Friday, August 2, 2013

July 2013 Summary


The down side to recording your results is that you can't hide behind ignorance when things aren't going so well. Recording your results regardless of the goal and task reveals the cold hard facts. And in this case how poorly our vegetable self-sufficiency has gone for the month of July. But that cold hard slap in the face from the below figures is just what I needed - a wakeup call to take notice and take action.

What has become very clear is that things grow slowly over winter and as a result I have come up with a couple of solutions that I hope will help to overcome this: First is to start planting earlier. This will involve changing the schedule of the chook tractor rotation, something I will talk about in more detail in an up and coming post. Second is to plant more densely, and harvest young plants. With plants like spinach and kale I really have no excuse - we should have never needed to buy some. They both grow great over winter, it was purely an error in planting too few.

             Grown (g)  Purchased (g)  Grown %
Avocado                   750             0%
Beetroot                  1,075           0%
Broccoli         775      2,005           28%
Bok Choy         530                      100%
Brussel Sprout            745             0%
Capsicum                  2,125           0%
Carrot                    2,030           0%
Celery                    500             0%
Cucumber                  1,125           0%
Coriander        85                       100%
Cauliflower               1,800           0%
Cabbage                   750             0%
Garlic                    135             0%
Ginger                    65              0%
Kale             745      600             55%
Lettuce          1,430                    100%
Leek                      1,000           0%
Onion                     3,820           0%
Parsley                   300             0%
Pea                       150             0%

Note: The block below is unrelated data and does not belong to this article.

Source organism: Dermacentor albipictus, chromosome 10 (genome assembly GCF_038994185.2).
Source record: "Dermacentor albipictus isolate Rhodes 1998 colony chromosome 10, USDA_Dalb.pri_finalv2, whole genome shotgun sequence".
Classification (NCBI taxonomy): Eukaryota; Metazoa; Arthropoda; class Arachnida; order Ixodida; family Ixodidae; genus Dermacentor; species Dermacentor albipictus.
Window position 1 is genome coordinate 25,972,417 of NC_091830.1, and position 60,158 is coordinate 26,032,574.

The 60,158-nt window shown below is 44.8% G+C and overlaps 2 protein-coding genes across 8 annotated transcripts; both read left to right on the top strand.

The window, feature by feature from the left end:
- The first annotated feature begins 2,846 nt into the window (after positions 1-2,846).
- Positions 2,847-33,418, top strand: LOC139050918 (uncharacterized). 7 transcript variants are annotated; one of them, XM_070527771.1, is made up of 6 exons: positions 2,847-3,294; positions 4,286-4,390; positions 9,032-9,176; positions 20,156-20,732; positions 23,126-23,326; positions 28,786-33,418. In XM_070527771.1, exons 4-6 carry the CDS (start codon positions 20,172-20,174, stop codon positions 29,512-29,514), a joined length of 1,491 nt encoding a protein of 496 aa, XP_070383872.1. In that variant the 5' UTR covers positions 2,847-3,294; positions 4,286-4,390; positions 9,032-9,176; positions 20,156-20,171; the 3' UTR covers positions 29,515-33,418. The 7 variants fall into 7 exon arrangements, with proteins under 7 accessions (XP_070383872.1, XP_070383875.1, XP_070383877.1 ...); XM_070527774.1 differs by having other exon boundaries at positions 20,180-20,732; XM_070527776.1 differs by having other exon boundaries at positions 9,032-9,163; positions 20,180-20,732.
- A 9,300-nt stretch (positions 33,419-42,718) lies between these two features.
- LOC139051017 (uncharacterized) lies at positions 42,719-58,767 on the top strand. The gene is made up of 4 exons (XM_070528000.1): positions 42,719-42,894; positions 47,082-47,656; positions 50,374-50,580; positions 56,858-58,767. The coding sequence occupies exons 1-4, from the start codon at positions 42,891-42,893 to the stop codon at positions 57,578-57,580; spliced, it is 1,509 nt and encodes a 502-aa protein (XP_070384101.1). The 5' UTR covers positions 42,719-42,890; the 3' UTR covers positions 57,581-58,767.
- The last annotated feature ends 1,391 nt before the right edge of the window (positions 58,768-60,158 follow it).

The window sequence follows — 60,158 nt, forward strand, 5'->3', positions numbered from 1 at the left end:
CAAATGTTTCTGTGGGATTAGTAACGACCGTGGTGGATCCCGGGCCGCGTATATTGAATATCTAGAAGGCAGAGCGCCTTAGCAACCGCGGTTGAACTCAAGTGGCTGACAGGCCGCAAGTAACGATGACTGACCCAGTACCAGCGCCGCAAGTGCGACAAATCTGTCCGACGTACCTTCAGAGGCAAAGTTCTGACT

Potato           75       1,480           5%
Pumpkin                   1,985           0%
Rocket           295                      100%
Radish                    300             0%
Spring Onion              300             0%
Sweet Potato              1,245           0%
Spinach          175      410             30%
Sprouts          150                      100%
Tomato                    410             0%
Zucchini                  460             0%

Total            4,260    25,565          14%
Average                                   21%

Time             12 person hours

Money            $ 145.00 (excludes water)

What strategies do you have for dealing with the winter low?

5 comments:

  1. If you are after more variety, I have just bought some Lamb's Lettuce (Mache / Corn Salad) which I am excited about growing in our colder climate (ACT region). Might be a good one for other cold region folks - it's frost tolerant and a really great salad green.

    As always, I enjoy your posts!

    ReplyDelete
    Replies
    1. Just googled it... looks like a cross between a miniature bok choy and baby spinach. With it's dark green leaves I can see how it would be well suited to cold climate. Thanks for sharing.

      Delete
  2. We rely a lot on root crops like sweet potatoes and jerusalem artichokes. It's hard to grow leafy greens in the dead of winter in zone 7a North Carolina. They will grow, but just barely...time to start on our greenhouse.

    ReplyDelete
    Replies
    1. When ever I hear from people such as your self it does make our South Australian winter feel very mild. We rarely even get frost in the garden.

      Never grown sweet potato must give them a go.

      Delete
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